Students who want to pursue a career in law now have a pathway to help expedite their career goal thanks to a cooperative agreement between the University of Central Missouri and the University of Missouri School of Law.

A Memorandum of Understanding (MOU) establishing this new opportunity for students was signed during a ceremony Sept. 24 in the Elliott Student Union auditorium. It makes possible a nonexclusive partnership between MU’s law school and UCM to jointly offer the Three-Three J.D. (Juris Doctorate) Program. It enables high-caliber, highly motivated students to enter the three-year MU law school program after completing their junior year at UCM, thereby reducing their academic journey to becoming a lawyer by one year. After completing first year law courses, students utilizing this pathway will then have their UCM degree conferred..

“Mizzou Law is delighted to strengthen our partnership with the University of Central Missouri. We take pride in providing an excellent legal education that is accessible and affordable for Missouri students,” said Lyrissa Lidsky, dean and Earl F. Nelson Professor of Law at the MU School of Law. “The Three-Three Program helps qualified UCM students to shorten their time to completing their undergraduate and law degrees. We look forward to seeing more UCM alumni become Mizzou-made lawyers."

UCM students wishing to matriculate under the agreement with the law school at MU must meet the following criteria:

● 3.5 grade point average

● Any UCM major is eligible to participate

● Completion of the law School Admissions Test (LSAT) after the second year of the three-year program

● Completion of all general education requirements; and

● Completion of all requirements within the major (unless excepted by the program director and appropriate division chair).

Lidsky signed the Three-Three agreement with Roger Best, UCM president, after she spoke to a group of students and faculty. She was joined by J.R. Swanagan, the MU law school’s assistant dean of admissions and financial aid, who commented about the strong connections students will make with people in the legal community.

He said Mizzou Law is a school with alumni who want to “convey to the next generation what they have experienced and pay it forward.” Many of these law school graduates include UCM alumni.

“I think this is a marvelous opportunity. Statistics show that most people decide on going to law school very early, as early as elementary and middle school,” Lidsky told students. “Most of the time, people decide to go to law school before they enter high school. So for those people who know their path and know what they want to do, programs like this Three-Three Program provide a way to get where you want to go faster. I absolutely love that."

Best talked briefly about the value of collaborative experiences between UCM and other institutions to create new opportunities for students.

“One thing you’ll find that we all have in common is that we are all very passionate about our students, and ensuring there are pathways for each of you that will facilitate your success,” he said. “We are very appreciative of the University of Missouri School of Law and the personal engagement with Dean Lidsky and what that means for all of our students. We very much look forward to our students being able to complete this program."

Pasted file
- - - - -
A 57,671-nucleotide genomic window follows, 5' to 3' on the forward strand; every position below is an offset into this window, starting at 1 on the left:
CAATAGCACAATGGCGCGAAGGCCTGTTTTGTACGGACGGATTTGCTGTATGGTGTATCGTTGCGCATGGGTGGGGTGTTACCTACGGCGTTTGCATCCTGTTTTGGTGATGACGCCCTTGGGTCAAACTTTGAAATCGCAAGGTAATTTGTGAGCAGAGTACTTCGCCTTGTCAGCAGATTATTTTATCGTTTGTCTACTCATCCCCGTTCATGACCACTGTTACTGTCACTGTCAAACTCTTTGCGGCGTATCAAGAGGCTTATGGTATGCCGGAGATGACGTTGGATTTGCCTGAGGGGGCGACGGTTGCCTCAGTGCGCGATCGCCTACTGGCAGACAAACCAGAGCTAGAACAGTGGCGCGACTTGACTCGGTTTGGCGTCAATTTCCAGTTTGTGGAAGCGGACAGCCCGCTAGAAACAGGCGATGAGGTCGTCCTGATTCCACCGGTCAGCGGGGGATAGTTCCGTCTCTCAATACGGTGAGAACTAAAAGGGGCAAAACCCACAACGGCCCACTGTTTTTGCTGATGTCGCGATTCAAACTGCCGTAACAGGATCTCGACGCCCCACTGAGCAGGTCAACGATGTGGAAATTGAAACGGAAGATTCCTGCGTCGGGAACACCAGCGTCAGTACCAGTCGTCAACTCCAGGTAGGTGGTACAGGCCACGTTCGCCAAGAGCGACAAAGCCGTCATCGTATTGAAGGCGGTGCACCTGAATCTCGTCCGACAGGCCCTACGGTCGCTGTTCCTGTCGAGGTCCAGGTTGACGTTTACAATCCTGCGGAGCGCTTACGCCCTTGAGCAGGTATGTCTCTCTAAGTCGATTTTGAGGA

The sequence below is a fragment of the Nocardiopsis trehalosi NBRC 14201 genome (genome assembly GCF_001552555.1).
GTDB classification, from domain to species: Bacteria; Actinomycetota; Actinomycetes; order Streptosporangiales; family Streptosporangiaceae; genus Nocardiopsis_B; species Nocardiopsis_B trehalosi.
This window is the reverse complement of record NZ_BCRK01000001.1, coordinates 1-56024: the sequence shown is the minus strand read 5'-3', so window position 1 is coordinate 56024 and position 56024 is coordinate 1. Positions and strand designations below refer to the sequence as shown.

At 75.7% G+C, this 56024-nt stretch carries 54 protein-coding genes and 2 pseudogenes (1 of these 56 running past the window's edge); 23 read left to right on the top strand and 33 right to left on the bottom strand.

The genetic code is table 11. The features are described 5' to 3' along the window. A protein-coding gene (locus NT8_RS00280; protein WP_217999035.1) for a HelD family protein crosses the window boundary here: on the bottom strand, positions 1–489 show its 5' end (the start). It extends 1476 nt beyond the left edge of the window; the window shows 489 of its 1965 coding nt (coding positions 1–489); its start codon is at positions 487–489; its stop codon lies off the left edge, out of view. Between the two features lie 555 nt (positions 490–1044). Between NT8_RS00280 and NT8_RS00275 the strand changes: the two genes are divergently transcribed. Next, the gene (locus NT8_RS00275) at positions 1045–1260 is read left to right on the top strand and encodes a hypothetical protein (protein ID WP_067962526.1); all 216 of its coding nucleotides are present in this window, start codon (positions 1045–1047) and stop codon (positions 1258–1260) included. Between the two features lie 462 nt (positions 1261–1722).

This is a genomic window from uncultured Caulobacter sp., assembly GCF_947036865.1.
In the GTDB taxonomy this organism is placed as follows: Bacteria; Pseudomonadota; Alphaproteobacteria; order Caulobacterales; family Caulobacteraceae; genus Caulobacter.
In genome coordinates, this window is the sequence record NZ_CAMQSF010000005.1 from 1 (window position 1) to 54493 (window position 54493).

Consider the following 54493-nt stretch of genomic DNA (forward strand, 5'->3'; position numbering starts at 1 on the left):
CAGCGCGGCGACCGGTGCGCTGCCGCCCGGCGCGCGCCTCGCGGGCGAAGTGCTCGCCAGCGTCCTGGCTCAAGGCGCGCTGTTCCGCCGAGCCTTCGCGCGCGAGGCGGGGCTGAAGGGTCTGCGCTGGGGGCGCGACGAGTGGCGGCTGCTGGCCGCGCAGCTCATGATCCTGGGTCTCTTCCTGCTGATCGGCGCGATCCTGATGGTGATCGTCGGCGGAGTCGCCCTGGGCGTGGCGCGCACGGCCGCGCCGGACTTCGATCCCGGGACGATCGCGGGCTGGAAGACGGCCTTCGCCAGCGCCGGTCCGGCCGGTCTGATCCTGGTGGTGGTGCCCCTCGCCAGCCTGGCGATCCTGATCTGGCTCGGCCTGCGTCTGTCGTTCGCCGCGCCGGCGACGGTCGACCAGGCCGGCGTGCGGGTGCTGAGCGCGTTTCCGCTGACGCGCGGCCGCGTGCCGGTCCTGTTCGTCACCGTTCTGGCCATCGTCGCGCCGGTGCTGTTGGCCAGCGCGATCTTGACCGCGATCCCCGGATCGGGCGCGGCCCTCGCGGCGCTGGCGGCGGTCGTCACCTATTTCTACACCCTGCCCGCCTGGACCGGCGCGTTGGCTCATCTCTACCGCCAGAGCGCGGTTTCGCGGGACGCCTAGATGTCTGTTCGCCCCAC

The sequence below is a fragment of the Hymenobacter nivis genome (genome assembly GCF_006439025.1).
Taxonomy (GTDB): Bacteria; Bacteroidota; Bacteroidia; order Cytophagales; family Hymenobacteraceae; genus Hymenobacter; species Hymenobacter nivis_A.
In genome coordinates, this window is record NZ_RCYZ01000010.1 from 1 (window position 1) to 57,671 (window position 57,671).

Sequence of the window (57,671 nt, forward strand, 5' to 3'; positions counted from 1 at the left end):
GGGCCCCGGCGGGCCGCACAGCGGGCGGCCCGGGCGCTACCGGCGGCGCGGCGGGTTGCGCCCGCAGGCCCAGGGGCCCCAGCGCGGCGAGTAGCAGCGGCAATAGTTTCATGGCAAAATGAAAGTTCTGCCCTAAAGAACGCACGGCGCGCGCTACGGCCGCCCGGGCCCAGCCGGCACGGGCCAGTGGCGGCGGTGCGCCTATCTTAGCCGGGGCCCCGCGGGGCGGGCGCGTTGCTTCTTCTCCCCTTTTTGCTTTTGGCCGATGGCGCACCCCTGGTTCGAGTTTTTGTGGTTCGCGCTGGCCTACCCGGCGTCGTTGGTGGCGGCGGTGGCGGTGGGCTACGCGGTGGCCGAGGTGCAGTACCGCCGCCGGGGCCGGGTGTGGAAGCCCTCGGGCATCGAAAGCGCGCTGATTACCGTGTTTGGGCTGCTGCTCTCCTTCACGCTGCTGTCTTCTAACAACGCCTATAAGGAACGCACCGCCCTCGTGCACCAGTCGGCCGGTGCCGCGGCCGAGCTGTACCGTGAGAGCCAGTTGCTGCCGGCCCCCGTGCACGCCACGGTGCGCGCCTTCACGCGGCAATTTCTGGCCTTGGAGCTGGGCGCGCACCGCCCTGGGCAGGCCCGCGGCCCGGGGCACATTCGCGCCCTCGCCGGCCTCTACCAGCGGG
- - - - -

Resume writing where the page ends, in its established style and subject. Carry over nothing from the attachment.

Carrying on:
Courtney Goddard, vice president of University Advancement and executive director of the Alumni Foundation, noted after the ceremony, “As someone who proudly represents the University of Central Missouri as its Vice President of Advancement and also calls the University of Missouri-Columbia School of Law my alma mater, I take great pride and satisfaction in knowing that tomorrow’s brightest students will be able to experience both of these amazing institutions and realize their career goals even faster under this accelerated path."

While the university does not offer a law degree, it does provide a pre-law (non-degree) program that will help students study law from a variety of perspectives and disciplines and obtain a solid introduction to the field. Political Science, Criminal Justice and Criminology, and Business Law collaborate to provide a diverse practical orientation to the study of law. A solid base also is provided through the Legal Studies Minor and other experiences. Most legal classes include a diverse group of majors with varied interests; law school, public office, business leaders, and many others. More information about the pre-law program is available at https://www.ucmo.edu/academics/programs/majors/pre-law/index.php.

To learn more about the Three-Three J.D. Program, contact Benecia Carmack, assistant professor of criminal justice and criminology and pre-law student advisor, at bcarmack@ucmo.edu or
660-543-4950.

In the photo:
Roger Best, president of the University of Central Missouri and Lyrissa Lidsky, dean and Earl F. Nelson Professor of Law at the University of Missouri School of Law, sign the Three-Three J.D. (Juris Doctorate) Program Memorandum of Understanding creating a faster, more affordable pathway from UCM to an MU law degree. Joining them for the signing ceremony Sept. 24 were, back row from left, Jose Mercado, dean of the UCM School of Business and Professional Studies; Phil Bridgmon, UCM provost and vice president for academic affairs; Michael Sawyer, chair of the College of Arts, Humanities, and Social Sciences; Courtney Goddard, vice president of University Advancement and executive director of the Alumni Foundation; Patrick Streck, professor emeritus, Office of Alumni and Development; J.R. Swanagan, MU law school’s assistant dean of admissions and financial aid; James Staab, professor of political science; Benecia Carmack, assistant professor of criminal justice and criminology and pre-law student advisor; and Steven Popejoy. professor in the School of Business Administration, Division of Business Strategy.